Title:
Medical connector with valve
Kind Code:
A1


Abstract:
A needleless connector for adding medication to a parenteral fluid is provided. The connector is provided with a male luer connector at one end and a female connector at the opposite end. A sliding plug valve is built into the connector so that the parental fluid may be isolated from the injection site to prevent back flow when the syringe is removed.



Inventors:
Chen, Wei (Houston, TX, US)
Application Number:
10/899108
Publication Date:
02/02/2006
Filing Date:
07/27/2004
Assignee:
GLOBE MEDICAL TECH, INC.
Primary Class:
Other Classes:
251/149.1
International Classes:
A61M5/00
View Patent Images:
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Primary Examiner:
GILBERT, ANDREW M
Attorney, Agent or Firm:
Richard L. Moseley (Houston, TX, US)
Claims:
The invention claimed is:

1. A medical connector comprising; a housing having a male luer connection at one end and a female luer connection at the opposite end; a slide receiver intermediate said ends; a rubber spring bladder disposed within said housing proximate said male luer connector; a port in said housing immediately above said slide receiver; and a sliding plug disposed within said receiver having an aperture therethrough alignable with said port.

2. The medical connector of claim 1 wherein said slide receiver is a hollow cylinder and said sliding plug is a solid cylinder having an aperture therethrough alignable with said port.

3. The medical connector of claim 2 further comprising a positioning channel in the inner surface of said slide receiver and a positioning key on the upper surface of said sliding plug.

4. The medical connector of claim 3 further comprising an aperture O ring disposed about said aperture adjacent said port.

5. The medical connector of claim 3 further comprising two plug O rings, one each of said plug O rings disposed about said sliding plug between the aperture and each end.

6. A medical connector comprising; a housing having a male luer connection at one end and a female luer connection at the opposite end; a hollow cylindrical slide receiver intermediate said ends; a rubber spring bladder disposed within said housing proximate said male luer connector; a port in said housing immediately above said slide receiver; a cylindrical sliding plug disposed within said receiver having an aperture therethrough alignable with said port; an aperture O ring disposed about said aperture adjacent said port; and two plug O rings, one each of said plug O rings disposed about said sliding plug between the aperture and each end.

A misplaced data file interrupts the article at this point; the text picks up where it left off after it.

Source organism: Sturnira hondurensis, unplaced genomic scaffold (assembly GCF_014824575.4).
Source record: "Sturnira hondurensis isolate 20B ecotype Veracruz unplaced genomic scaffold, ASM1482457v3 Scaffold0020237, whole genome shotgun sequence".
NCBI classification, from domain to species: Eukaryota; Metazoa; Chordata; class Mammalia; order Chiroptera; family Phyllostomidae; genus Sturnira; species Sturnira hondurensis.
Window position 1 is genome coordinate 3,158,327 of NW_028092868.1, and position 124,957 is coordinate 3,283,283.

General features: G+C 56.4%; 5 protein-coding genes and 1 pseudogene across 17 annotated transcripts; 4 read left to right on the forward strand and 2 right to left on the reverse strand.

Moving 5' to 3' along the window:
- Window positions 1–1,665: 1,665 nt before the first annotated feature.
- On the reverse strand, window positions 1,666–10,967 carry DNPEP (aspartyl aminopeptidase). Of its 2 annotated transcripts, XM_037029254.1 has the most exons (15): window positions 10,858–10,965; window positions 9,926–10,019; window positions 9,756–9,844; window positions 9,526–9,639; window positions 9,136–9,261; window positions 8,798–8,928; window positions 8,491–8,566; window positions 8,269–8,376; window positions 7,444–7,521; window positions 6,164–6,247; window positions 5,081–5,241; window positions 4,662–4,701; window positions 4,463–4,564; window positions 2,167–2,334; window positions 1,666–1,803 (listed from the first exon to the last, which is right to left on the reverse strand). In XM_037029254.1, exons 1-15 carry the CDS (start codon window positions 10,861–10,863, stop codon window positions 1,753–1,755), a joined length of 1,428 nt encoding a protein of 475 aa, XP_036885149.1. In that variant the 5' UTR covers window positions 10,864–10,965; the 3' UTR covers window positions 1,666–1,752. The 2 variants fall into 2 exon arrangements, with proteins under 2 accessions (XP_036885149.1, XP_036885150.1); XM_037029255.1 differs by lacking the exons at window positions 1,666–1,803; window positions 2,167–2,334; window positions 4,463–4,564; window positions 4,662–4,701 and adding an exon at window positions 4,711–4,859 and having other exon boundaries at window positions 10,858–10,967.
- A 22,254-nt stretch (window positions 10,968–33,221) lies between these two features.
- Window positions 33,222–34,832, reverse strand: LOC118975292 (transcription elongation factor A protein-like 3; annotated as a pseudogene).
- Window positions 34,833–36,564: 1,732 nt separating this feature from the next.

Description:

BACKGROUND OF THE INVENTION

1. Field of the Invention

This invention relates to medical connectors used in the introduction of liquids into patients via intravenous solutions. More particularly the invention relates to a needleless connection for use with syringes or other apparatus having a standard luer lock type connection.

2. Related Information

It is a common practice in treating patients, particularly patients who must be cared for under emergency conditions, to use medications introduced into the patient intravenously. An intravenous solution, commonly referred to as parenteral fluid, is fed from a container or I.V. bag through a tubing and a catheter which has been inserted into the patient's vein. The catheter is secured to the patient by a strip of adhesive tape The medication to be administered is generally added to the parenteral fluid through a Y connector in the tubing. The conventional practice has been to inject the fluid using a hypodermic syringe and needle through a sealed entry port in the Y connector in the tubing. Generally the seal at the port is a puncture pad of generic latex which for a limited number of uses will reseal itself when a needle is withdrawn.

One problem with this conventional practice is that the needle may be pulled loose from the sealed port very easily. Another problem is needle sticks. From time to time a nurse in attempting to insert the needle into the port will accidentally stick himself or herself with the needle. While there is little risk of infection to the nurse if the needle is new and sterile, the process may be slowed until the needle has been replaced. Lopez, et al in U.S. Pat. No. 4,752,292 have presented one solution to the problem.

The connector of Lopez, et al presumes that the needle connector may be easily attached to the source of medication. When measured doses are necessary syringes are more often used and the Lopez connector is not practical.